TULUM, Mexico – In a significant development, Tulum’s rich cultural and natural heritage is set to receive a remarkable boost with several exciting projects in progress. The head of the Secretariat of Agrarian and Territorial Development and Urban Planning (Sedatu), Román Meyer Falcón, announced these initiatives during a recent visit to the municipality.
Highlighting the ongoing efforts, Meyer Falcón noted, “From the federal highway, you can enter the archaeological zone of Tulum and the new section of the Jaguar National Park. Today, we are launching new projects, including a sighting tower.”
A substantial investment of approximately 2 billion pesos is being funneled into various developments within Jaguar Park. Meyer Falcón assured, “We are continuously inspecting the progress every 15 days, as time is of the essence, but we are confident that we can open the park by the end of the year.”
One of the pivotal projects in the works is the connection of the Tulum station of the Mayan Train with the Jaguar Park. This connection will span nearly 800 linear meters, providing direct access from the station to the park. Furthermore, a new deceleration lane is being constructed on the highway leading to the park, with two distinct access points: one from the station and another from the highway. These improvements will also feature a roundabout and an additional deceleration lane.
The centerpiece of these developments is the construction of a viewing tower, strategically positioned within the newly designated 300 hectares of the Protected Natural Area. From this tower, visitors will have the unique opportunity to gaze upon the archaeological wonders of Tulum and the breathtaking scenery of the park with unaided eyes.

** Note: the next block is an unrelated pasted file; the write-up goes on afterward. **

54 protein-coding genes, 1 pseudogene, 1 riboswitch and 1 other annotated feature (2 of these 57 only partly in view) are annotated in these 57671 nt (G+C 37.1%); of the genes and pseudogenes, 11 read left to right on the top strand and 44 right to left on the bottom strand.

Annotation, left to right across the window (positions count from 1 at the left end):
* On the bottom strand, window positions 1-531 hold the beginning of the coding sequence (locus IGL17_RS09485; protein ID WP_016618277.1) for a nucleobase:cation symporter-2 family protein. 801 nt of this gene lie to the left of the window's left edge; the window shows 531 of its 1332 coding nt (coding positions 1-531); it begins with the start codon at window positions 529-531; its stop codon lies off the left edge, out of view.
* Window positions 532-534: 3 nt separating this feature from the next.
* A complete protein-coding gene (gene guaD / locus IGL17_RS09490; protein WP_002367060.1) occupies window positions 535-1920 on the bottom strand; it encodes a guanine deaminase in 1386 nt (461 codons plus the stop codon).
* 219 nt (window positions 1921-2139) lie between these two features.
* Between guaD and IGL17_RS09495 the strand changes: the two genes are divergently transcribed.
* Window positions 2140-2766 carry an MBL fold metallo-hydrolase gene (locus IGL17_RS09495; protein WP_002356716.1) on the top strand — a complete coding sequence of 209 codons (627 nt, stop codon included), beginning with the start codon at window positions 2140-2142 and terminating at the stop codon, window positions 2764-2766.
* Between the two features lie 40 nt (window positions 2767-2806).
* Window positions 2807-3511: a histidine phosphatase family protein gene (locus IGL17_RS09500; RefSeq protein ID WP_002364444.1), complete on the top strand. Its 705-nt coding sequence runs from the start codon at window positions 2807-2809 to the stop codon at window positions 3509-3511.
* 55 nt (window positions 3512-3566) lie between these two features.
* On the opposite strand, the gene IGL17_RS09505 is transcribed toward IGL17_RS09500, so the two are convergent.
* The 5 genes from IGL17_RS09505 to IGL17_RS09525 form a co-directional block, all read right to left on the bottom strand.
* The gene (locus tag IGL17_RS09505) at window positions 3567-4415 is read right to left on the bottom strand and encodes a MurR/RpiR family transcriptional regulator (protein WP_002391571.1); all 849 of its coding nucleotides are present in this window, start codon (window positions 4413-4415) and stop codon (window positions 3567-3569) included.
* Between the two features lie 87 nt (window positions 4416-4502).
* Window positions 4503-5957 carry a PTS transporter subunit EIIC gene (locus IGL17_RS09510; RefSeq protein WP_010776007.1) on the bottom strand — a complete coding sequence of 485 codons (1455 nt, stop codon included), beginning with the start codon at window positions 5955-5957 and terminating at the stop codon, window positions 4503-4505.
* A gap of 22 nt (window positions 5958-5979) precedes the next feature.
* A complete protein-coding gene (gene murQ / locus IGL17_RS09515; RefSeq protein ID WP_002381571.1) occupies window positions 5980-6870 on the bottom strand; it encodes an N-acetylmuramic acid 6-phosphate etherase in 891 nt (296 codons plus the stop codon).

Exploring other elements of the project, Meyer Falcón explained, “The southern access viewpoint is especially symbolic, serving as a principal gateway alongside the central access point, where the new Museum of Mayan Culture is scheduled to be located. The northern access will lead to the Mayan Train station.” This 19-meter-high structure will provide tourists with an all-encompassing view of the archaeological site, the entire stretch of the Jaguar National Park’s coastline, and a panoramic vista of Tulum City.
Importantly, Meyer Falcón emphasized that access to these remarkable structures will be free, ensuring they become focal points where tourists can purchase tickets to explore the archaeological zone. The entire project is being coordinated in close collaboration with the National Institute of Anthropology and History (INAH) and the Secretariat of National Defense (Sedena), with the latter agency set to operate the Jaguar Park.
These developments promise to enhance Tulum’s appeal as a cultural and ecological destination, offering an enriching experience that seamlessly blends history and natural beauty, all in one breathtaking setting. As the projects near completion, Tulum stands at the brink of an exciting new era in tourism and preservation.